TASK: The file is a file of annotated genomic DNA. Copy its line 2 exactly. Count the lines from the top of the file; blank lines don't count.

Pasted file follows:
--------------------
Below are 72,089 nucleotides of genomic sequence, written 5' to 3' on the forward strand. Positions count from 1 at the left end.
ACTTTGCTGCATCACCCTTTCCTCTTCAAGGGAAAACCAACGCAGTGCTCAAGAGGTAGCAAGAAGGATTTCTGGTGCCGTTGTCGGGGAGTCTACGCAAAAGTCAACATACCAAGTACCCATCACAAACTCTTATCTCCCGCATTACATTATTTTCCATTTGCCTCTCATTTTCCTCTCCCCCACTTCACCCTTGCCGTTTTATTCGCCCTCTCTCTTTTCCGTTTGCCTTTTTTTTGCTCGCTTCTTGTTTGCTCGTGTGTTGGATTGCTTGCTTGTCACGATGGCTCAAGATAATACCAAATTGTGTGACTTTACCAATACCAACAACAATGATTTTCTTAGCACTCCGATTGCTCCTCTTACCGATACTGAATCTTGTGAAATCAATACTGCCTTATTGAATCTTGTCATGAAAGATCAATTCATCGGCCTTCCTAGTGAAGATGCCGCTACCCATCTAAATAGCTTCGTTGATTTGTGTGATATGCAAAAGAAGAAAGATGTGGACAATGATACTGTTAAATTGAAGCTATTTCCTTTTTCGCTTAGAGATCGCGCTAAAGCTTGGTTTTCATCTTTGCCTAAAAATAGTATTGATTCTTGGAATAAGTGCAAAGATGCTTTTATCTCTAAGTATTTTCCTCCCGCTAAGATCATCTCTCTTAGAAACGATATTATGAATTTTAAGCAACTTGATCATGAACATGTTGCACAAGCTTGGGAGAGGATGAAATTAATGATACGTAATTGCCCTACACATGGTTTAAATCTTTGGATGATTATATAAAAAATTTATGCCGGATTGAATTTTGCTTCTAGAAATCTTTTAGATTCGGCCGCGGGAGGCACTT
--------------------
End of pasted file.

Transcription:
ACTTTGCTGCATCACCCTTTCCTCTTCAAGGGAAAACCAACGCAGTGCTCAAGAGGTAGCAAGAAGGATTTCTGGTGCCGTTGTCGGGGAGTCTACGCAAAAGTCAACATACCAAGTACCCATCACAAACTCTTATCTCCCGCATTACATTATTTTCCATTTGCCTCTCATTTTCCTCTCCCCCACTTCACCCTTGCCGTTTTATTCGCCCTCTCTCTTTTCCGTTTGCCTTTTTTTTGCTCGCTTCTTGTTTGCTCGTGTGTTGGATTGCTTGCTTGTCACGATGGCTCAAGATAATACCAAATTGTGTGACTTTACCAATACCAACAACAATGATTTTCTTAGCACTCCGATTGCTCCTCTTACCGATACTGAATCTTGTGAAATCAATACTGCCTTATTGAATCTTGTCATGAAAGATCAATTCATCGGCCTTCCTAGTGAAGATGCCGCTACCCATCTAAATAGCTTCGTTGATTTGTGTGATATGCAAAAGAAGAAAGATGTGGACAATGATACTGTTAAATTGAAGCTATTTCCTTTTTCGCTTAGAGATCGCGCTAAAGCTTGGTTTTCATCTTTGCCTAAAAATAGTATTGATTCTTGGAATAAGTGCAAAGATGCTTTTATCTCTAAGTATTTTCCTCCCGCTAAGATCATCTCTCTTAGAAACGATATTATGAATTTTAAGCAACTTGATCATGAACATGTTGCACAAGCTTGGGAGAGGATGAAATTAATGATACGTAATTGCCCTACACATGGTTTAAATCTTTGGATGATTATATAAAAAATTTATGCCGGATTGAATTTTGCTTCTAGAAATCTTTTAGATTCGGCCGCGGGAGGCACTT